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Fri Dec 18 02:33:18 GMT 2009

benefit from such an examination.

Currently, sponsoring an arbitrarily selected bug could require a wide
variety of skills.  There are various patching systems, programming
languages, upstream processes, testing methodologies, and so on.
Earlier in Ubuntu's history, we could count on most Ubuntu developers
being generalists (they simply had to be), but these days many of us are
specialists.  It may be that we simply have outgrown a general purpose
sponsoring system and need something a bit more refined.

The steps in a typical patch's lifecycle:

 1. Propose a patch for a given bug
 2. Test that the patch applies to the package and builds
 3. Test that the patch fixes the issue
 4. Test that the patch doesn't cause other regressions
 5. Go to 1 if any test failed
 6. Package the patch into a debdiff
 7. Review the patch for acceptability
 8. Upload patch to Ubuntu
 9. Send the patch to the appropriate upstream

Currently, each step in this process needs a human with pretty good
technical skills because there can be a lot of random corner cases.
But in a lot of cases, the work is pretty rote and paint-by-numbers.

For instance, most of the time the patch is going to apply to the
current version of Ubuntu just fine, and this is trivial to check.  So
step #2 could be done more or less automatically and kick out the 10% or
whatever amount of patches that fail, for manual review.  With that
done, a test package could be automatically built and posted into a

Steps #3 and #4 generally do require human judgment, but usually the
only skill required is knowing how to patch and install the package.
But if step #2 is done automatically and leaves a package in a PPA
somewhere, then the barrier of entry for #3 and #4 drops considerably.

Step #4 could be done more broadly and systematically, so that instead
of having to rope your friends into validating a patch, or putting out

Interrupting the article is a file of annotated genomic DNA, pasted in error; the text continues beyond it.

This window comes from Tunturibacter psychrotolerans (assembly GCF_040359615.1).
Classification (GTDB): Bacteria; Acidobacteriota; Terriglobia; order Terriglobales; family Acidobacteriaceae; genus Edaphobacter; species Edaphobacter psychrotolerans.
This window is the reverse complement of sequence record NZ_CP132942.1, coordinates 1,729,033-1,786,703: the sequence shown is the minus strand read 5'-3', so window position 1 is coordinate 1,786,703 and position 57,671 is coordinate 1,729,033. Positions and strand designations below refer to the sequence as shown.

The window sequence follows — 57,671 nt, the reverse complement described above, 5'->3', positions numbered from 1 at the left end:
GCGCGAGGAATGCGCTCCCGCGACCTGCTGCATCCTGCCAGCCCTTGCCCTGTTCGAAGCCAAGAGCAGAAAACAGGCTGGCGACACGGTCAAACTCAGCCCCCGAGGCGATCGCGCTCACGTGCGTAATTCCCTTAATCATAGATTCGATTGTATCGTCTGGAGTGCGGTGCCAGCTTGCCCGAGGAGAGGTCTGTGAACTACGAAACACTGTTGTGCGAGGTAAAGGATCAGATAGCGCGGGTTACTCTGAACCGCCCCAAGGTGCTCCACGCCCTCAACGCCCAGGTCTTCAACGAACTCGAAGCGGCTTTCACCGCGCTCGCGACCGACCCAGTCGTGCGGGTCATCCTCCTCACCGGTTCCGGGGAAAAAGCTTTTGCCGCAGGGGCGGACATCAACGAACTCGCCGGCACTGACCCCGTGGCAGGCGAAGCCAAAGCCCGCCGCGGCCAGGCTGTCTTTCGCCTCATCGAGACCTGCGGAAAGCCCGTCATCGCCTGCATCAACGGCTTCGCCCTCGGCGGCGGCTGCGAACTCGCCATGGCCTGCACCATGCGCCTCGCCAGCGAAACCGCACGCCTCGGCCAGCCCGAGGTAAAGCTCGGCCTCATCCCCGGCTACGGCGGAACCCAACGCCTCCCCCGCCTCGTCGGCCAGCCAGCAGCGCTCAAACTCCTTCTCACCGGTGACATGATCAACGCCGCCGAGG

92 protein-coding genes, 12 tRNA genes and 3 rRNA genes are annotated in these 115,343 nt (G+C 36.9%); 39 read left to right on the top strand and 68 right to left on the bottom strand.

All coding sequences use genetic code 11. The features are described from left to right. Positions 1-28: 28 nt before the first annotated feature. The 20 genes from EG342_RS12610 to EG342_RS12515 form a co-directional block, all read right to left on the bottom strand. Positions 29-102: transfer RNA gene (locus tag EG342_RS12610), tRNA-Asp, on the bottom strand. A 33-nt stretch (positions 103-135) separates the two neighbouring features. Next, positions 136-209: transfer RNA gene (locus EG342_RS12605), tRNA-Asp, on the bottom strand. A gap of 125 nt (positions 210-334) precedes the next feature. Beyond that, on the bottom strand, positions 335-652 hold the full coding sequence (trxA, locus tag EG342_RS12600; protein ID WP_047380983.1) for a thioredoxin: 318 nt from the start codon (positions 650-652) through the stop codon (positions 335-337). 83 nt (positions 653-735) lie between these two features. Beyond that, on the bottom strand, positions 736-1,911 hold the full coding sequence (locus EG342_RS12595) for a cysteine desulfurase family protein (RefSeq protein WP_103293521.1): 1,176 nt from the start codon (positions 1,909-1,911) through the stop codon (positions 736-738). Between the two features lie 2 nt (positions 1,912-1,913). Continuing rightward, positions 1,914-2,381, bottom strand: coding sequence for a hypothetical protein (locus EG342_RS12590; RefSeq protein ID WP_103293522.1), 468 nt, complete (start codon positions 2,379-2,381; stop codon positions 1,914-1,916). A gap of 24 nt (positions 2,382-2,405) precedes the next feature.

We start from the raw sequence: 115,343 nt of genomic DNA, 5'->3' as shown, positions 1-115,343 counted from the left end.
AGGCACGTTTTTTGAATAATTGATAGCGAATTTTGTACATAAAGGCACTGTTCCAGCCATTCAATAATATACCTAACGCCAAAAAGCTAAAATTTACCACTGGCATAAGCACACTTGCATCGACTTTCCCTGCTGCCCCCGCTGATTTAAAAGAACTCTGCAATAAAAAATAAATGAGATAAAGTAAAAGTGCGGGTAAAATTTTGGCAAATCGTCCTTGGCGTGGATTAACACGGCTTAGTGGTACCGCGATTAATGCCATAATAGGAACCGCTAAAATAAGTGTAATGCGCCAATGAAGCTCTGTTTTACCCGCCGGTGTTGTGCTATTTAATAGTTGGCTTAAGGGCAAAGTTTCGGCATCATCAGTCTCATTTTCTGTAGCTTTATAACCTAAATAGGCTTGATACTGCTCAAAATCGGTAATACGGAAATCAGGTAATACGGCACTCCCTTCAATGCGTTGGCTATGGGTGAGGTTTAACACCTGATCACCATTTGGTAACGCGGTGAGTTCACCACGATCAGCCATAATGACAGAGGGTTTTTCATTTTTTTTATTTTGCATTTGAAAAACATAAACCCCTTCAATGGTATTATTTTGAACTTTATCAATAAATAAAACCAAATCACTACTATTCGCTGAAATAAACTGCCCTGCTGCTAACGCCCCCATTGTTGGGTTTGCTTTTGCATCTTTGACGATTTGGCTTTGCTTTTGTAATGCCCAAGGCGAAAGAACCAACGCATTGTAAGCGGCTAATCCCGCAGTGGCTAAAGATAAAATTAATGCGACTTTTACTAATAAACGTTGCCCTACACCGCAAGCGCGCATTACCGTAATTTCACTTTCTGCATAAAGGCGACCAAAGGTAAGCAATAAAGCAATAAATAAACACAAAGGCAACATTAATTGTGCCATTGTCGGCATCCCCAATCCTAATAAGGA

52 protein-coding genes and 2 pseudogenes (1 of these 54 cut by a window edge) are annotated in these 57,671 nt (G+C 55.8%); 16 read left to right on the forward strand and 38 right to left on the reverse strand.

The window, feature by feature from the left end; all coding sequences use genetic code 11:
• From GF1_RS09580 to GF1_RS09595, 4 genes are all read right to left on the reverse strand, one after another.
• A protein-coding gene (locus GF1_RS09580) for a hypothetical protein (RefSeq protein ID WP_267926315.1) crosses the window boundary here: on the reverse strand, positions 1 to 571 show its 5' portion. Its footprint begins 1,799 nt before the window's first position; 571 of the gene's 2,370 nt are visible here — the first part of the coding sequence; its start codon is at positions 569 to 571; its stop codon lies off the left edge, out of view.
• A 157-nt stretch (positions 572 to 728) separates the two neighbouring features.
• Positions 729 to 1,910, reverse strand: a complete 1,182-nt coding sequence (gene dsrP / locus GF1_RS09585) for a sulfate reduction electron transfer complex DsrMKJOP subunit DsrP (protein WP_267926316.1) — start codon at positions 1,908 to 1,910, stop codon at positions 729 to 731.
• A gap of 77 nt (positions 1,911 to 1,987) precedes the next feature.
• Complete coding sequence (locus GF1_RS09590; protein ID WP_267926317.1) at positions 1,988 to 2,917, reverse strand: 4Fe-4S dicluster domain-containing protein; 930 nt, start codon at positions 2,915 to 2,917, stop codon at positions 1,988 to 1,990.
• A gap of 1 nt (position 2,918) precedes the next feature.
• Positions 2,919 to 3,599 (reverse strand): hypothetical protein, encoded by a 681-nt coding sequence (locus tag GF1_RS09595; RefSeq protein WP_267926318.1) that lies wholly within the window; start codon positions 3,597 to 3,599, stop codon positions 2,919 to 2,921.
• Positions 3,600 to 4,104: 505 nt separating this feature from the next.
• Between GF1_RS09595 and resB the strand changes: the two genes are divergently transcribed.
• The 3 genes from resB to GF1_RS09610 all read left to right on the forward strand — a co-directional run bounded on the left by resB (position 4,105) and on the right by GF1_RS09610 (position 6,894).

calls-for-testing, to have an established testing team with the duty of
just installing ppas and watching for regressions.  Much like how we do
with SRUs and the ${release}-proposed queue, but for development.

Hooking in automated test frameworks at this point also is sensible,
although I don't know that we'd want to rely on them exclusively.

With steps 2-4 done, step #6 becomes just grunt work of putting the
patch into the proper patching system, committing to VCS, writing a
changelog entry, and so on.  Quite likely, a lot of this could be
scripted as well.

Step #7 definitely needs skilled human judgment.  But if steps #2-6 are
always done consistently, this step should be greatly simplified.  Ditto
step #8.

Step #9 is needed only for cases where the patch is not already
upstream.  It can be divided into cases where a) we want upstream's
feedback on the validity of the patch, and b) we want to contribute the
patch to upstream to simplify our packaging work.  #9a is really a
sub-task of step #7 and needs a skilled person to do.  

#9b is best done by the original patch submitter, although there are
cases where it is difficult or complicated to get upstream to take the
patch, or where the contributor simply does not have interest in seeing
it go upstream.  In these cases, maybe it would be nice to bubble the
upstreaming work up to a special team focused on getting package patches
taken upstream.



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